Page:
By using a plant book, if you have positively identified wapato (also called “duck potato” or “broad-leaved arrowhead”) in a wetland, roll up your pants and carry a rake down into the water and mud. Use the rake to dig down into the mire as deeply as you can manage and pull up the roots. Churn up the mud thoroughly. The tines will eventually pop off tubers from the ends of the radiating rhizomes (root-like parts) and these tubers will float to the surface of the water. Clean the wapato and cook by any of the methods which you might prepare a potato.
The High Price of a Mistake
One of the plants my students enjoy chewing for the extraction of its apple-flavored sugar is the aptly named “sweetleaf” or “horse sugar.” They learn to fold the leaf carefully so that none of the hairs on the bottom of the leaf can get loose and lodge in the throat. When that happens, a lot of coughing is triggered. It’s those hairs, however, that are the key to identifying the leaf.
Without those hairs, the shrub might be confused with azalea or mountain laurel, and here are the symptoms that follow the ingestion of those toxic leaves: headache, extreme thirst, a flood of saliva production, blindness, vertigo, arrhythmia, stomach convulsions, failure of the diaphragm, suffocation, death. This ordeal is spread over about six hours. I suggest you remove sweetleaf from your list of foods to try until you are in the company of a botanist who can guarantee accurate identification.
A Necessary Promise
As you can see, eating wild plants is for the serious student. It is up to each forager to make a personal vow of certainty about identification. Never guess about a plant you want to eat. Never hope about that plant. Know that plant.
The practice of eating wild plants also deserves a shift in one’s approach to diet. It seems that one culinary trademark of our culture is that we eat what we eat based primarily upon how a food tastes. (Most Americans eat so much that the quantity itself is probably what affords a stab at balanced nutrients). Have you ever finished a dessert after a full meal, sat there at the table feeling absolutely stuffed, but asked for that second slice of pie? Why do we do this? To taste it again. It was the tasting that was the all important satisfying aspect of the eating.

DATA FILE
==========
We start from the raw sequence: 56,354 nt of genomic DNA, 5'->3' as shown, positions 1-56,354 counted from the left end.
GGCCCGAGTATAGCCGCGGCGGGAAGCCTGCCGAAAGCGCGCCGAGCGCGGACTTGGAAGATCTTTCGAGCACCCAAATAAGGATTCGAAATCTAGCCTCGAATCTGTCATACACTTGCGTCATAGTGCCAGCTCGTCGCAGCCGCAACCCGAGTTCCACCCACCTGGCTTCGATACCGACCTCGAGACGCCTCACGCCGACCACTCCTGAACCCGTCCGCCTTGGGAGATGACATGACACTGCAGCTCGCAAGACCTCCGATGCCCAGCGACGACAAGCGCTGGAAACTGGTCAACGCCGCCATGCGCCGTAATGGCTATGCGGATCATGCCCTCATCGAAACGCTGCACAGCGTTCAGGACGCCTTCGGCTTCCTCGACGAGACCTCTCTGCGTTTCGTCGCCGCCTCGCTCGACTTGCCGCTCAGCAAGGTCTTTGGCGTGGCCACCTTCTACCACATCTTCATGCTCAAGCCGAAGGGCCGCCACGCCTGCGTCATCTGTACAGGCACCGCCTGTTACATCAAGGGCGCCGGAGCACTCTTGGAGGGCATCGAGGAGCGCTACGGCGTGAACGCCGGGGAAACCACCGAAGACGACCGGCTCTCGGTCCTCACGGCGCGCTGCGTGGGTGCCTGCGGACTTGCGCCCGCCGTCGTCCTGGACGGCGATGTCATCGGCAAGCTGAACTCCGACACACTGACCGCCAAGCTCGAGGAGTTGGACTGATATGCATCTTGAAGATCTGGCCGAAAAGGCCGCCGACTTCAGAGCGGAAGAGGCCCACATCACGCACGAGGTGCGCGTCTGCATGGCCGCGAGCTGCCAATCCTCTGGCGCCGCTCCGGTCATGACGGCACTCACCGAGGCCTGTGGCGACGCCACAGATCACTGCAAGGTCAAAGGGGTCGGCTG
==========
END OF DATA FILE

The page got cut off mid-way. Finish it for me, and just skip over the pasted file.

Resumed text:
Most wild foods, when eaten just as they are presented by nature, do not offer the zesty flavors to which we are so accustomed. In taste, they cannot compare to French fries, cheese cake and lasagna. Many forest foods are simply bland. What a forager should do, then, is readjust his attitude and appraise wild foods by the gift of their nutrients. Ounce for ounce, wild foods, after all, are infinitely more nutritious than the grocery foods that are trucked from farms. (There have been oranges, for example, picked up from a produce section of a store, analyzed in a laboratory and found to contain zero units of vitamin C!)
A good case in point about unexciting taste is illustrated by pine trees. All the pines of Southern Appalachia contain inner bark that is edible raw, steamed, stripped as noodles and boiled, or dried and powdered into flour for baking. (Pines include hemlock trees, but remember that every evergreen is not necessarily a pine. Yew, for example, is toxic.) This is a most valuable piece of information for two reasons. First, virtually everyone can identify some species of the ubiquitous pine tree; and so this survival food alone should negate the threat of lost people starving to death. And secondly, the nutritional breakdown of pine is impressive. That layer of yellowish inner bark (just beneath the dead layer of outer gray bark) contains protein, fat, phosphorous, iron, carbohydrates, riboflavin, thiamin, niacin, and vitamins A and C. That’s a mouthful.